Since the mid-60’s to be in charge of the Pentagon you need a business school degree to be successful.
The American military is infatuated with the latest business models and their potential application for war. Bureaucracies are not agile organizations, as a rule, and just as the Pentagon institutes the previous decade’s top-selling business management method, it seems corporate America has already moved on to the Next Big Thing. A list of the 25 top-selling business management books, sorted by publication date, reads like a slightly delayed litany of ideal business-to-war manifestos. Nonetheless, in his most recent memorandum, Secretary of Defense Jim Mattis echoed many of his predecessors in encouraging all members of the military to “bring business reforms to the Department of Defense.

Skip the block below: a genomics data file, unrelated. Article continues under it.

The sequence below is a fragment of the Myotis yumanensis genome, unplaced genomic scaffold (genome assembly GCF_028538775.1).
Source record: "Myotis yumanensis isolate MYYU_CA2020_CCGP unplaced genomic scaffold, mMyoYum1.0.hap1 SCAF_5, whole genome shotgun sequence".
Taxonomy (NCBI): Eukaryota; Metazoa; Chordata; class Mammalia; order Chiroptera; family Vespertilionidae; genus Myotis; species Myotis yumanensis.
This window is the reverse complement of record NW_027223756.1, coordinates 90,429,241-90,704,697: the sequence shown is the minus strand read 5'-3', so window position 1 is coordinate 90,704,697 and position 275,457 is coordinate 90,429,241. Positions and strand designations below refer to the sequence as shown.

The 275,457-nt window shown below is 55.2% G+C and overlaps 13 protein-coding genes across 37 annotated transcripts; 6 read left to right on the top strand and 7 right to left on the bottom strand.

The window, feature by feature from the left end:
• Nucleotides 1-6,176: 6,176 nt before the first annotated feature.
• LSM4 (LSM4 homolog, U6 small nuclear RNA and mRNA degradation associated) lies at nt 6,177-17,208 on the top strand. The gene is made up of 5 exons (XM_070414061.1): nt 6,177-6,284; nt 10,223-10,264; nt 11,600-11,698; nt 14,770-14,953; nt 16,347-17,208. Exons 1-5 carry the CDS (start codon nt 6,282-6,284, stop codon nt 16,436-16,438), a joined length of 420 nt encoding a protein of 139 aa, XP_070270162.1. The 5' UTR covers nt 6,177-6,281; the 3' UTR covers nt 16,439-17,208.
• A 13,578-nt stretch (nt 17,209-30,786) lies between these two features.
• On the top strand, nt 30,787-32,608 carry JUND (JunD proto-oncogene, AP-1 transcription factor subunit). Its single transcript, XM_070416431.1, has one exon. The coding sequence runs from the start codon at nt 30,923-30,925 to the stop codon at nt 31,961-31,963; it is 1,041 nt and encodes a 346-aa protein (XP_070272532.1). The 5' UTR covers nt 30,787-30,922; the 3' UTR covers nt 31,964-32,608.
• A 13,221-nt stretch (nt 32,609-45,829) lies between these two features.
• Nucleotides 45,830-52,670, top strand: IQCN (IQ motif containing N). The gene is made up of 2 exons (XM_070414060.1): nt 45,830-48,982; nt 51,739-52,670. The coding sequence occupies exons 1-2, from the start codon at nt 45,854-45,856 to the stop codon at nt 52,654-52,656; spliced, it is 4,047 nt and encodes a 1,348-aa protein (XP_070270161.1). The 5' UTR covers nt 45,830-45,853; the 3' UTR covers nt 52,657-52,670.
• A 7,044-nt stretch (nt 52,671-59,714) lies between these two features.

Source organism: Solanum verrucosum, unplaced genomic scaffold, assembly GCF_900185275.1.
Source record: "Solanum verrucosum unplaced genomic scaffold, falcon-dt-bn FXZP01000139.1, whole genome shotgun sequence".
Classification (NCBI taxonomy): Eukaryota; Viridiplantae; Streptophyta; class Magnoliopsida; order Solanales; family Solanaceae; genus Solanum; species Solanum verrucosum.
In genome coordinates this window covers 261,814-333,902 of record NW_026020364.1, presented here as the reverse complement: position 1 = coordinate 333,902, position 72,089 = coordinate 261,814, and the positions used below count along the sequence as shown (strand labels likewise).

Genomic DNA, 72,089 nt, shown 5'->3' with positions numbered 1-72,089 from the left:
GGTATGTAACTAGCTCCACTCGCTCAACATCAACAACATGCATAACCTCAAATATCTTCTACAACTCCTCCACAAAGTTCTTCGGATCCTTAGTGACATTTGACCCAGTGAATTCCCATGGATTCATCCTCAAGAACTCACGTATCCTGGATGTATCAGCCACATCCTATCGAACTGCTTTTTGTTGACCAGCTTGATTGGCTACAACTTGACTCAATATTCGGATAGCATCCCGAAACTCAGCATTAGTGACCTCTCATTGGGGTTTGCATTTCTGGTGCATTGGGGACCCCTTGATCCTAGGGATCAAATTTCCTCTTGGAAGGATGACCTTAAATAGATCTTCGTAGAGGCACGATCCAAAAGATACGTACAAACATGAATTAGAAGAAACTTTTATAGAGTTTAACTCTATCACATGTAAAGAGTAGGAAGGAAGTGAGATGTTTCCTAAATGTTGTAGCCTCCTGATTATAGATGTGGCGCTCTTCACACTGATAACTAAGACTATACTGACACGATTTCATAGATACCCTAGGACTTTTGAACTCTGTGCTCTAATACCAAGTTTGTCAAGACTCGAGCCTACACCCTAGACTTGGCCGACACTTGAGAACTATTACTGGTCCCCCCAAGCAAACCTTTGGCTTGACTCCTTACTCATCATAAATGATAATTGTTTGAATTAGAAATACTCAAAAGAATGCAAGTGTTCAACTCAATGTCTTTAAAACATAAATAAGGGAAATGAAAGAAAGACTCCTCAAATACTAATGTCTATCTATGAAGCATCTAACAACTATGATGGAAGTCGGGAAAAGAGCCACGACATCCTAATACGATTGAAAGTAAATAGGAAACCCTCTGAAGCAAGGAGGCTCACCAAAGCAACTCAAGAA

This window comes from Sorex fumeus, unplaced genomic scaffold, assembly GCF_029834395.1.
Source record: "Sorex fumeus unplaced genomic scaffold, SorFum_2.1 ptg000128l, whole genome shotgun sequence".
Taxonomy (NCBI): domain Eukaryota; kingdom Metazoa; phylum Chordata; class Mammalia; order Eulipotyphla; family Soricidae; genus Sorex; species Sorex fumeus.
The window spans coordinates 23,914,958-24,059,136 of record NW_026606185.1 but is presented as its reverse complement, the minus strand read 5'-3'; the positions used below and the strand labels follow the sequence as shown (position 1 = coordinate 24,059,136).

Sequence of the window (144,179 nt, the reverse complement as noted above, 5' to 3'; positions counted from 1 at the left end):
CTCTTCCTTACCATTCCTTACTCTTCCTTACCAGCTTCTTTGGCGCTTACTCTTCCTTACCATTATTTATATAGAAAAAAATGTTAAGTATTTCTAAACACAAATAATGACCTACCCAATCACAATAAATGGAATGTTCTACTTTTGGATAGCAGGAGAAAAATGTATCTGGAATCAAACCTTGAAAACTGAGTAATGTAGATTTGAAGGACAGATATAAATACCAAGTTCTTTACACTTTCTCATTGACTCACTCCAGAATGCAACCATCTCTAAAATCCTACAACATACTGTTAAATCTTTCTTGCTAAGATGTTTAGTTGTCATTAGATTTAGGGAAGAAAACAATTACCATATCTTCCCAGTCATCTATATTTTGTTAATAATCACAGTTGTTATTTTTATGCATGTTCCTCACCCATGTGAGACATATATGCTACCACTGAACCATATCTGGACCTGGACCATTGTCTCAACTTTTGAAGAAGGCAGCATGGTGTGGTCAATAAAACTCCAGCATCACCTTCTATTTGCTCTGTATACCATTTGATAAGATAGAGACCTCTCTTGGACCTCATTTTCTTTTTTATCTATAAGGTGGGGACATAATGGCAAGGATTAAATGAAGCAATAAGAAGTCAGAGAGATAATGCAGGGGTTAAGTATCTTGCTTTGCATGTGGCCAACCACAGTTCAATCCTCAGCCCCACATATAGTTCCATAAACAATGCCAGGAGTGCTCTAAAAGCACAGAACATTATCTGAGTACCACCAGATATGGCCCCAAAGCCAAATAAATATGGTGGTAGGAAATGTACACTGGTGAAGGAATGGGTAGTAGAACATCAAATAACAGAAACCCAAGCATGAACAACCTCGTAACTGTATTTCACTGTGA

Secretary Mattis follows a long line of similar efforts. Secretary of Defense Robert McNamara (1961-67) directly inserted systems analysis business practices developed while at Ford Motor Company into both weapons acquisition programs and war-planning/assessment models in an effort to increase military efficiency during the Vietnam War, with at least equivocal results in military effectiveness. Secretary William Cohen (1997-2001) similarly directed the Pentagon to initiate a revolution in military affairs (RMA) based on an ongoing “revolution in business affairs” to “streamline, … downsize, [and] outsource” for improved efficiency. Secretary Donald Rumsfeld (1975-77, 2001-06), who served as the CEO of three major corporations between stints in government, transferred then-popular business modelling of information systems into the military through a process called transformation. Secretary Chuck Hagel (2013-15), in announcing the Defense Innovation Initiative (DII), flatly asserted that the Department of Defense “must embrace better business practices that are core to any modern enterprise, private or public.”